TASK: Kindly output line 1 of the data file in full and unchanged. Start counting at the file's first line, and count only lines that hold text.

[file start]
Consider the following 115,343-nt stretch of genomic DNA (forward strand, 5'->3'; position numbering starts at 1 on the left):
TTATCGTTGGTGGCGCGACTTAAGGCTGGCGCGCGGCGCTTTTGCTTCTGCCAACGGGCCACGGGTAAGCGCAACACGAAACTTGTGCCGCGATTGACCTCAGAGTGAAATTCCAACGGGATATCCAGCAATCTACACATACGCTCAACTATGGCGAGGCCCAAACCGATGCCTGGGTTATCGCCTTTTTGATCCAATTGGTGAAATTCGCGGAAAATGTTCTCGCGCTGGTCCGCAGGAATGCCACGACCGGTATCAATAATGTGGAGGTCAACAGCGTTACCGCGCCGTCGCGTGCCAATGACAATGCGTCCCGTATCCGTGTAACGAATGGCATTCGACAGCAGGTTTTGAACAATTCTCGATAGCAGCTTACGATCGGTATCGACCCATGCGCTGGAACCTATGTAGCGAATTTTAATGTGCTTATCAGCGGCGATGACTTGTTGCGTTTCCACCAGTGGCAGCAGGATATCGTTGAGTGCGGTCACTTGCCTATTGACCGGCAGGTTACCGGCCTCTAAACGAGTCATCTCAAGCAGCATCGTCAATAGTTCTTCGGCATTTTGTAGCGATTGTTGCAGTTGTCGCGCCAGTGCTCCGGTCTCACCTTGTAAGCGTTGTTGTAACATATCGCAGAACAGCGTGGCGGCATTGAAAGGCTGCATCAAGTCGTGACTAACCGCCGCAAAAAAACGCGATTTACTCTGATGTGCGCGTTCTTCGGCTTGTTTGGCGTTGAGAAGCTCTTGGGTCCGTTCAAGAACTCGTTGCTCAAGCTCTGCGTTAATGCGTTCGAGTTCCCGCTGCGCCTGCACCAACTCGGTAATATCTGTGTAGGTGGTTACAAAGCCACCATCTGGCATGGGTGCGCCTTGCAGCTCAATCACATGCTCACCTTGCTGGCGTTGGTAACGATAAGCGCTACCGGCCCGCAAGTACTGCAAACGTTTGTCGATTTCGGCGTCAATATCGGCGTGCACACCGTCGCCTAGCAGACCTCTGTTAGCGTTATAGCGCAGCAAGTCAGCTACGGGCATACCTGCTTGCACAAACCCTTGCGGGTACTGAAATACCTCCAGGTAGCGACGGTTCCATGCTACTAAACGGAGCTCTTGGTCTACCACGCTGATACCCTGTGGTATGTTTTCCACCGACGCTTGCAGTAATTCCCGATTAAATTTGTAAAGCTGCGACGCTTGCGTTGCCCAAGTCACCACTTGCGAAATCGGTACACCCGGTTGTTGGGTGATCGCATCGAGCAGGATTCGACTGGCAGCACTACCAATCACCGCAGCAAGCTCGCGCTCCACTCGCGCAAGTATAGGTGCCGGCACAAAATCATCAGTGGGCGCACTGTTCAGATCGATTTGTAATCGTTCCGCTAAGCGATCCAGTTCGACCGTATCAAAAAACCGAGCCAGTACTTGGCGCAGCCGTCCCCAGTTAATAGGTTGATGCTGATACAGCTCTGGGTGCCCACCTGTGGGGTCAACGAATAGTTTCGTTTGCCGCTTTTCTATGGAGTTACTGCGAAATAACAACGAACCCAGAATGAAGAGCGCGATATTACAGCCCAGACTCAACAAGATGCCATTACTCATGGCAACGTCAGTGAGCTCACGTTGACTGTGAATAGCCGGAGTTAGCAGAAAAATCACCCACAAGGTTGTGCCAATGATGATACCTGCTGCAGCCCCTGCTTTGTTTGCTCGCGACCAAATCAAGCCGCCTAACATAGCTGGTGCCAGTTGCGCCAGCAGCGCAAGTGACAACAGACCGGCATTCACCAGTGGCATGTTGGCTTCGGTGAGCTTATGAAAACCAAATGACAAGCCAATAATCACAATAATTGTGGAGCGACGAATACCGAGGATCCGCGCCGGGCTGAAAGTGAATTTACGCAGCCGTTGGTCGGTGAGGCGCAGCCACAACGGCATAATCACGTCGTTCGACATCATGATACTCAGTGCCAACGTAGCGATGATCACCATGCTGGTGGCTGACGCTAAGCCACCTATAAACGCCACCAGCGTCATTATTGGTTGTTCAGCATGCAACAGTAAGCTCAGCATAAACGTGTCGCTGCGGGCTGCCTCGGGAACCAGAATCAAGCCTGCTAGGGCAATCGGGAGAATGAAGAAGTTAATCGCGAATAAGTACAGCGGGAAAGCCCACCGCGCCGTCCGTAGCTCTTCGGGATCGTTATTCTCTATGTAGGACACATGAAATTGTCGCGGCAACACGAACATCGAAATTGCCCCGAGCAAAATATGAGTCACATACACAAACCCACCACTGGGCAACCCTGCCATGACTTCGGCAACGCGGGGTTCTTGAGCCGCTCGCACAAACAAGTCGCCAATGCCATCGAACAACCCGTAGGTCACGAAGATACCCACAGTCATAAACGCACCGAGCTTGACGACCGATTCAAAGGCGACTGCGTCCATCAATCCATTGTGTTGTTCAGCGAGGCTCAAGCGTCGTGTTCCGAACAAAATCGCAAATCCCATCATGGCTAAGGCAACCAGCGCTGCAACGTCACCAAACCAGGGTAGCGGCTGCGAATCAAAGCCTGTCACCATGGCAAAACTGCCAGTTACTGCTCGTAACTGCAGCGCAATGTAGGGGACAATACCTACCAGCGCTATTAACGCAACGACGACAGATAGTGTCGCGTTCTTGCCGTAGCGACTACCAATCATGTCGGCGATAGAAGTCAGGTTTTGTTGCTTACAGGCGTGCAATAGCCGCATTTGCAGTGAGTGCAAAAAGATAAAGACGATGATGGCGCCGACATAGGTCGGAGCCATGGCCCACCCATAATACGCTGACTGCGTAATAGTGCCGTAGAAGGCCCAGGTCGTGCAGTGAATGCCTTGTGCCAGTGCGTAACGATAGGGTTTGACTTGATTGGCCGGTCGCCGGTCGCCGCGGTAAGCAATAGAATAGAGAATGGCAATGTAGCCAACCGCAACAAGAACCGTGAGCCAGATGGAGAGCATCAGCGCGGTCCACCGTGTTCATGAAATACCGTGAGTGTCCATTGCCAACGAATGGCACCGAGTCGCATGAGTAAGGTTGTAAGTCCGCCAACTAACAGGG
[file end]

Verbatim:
Consider the following 115,343-nt stretch of genomic DNA (forward strand, 5'->3'; position numbering starts at 1 on the left):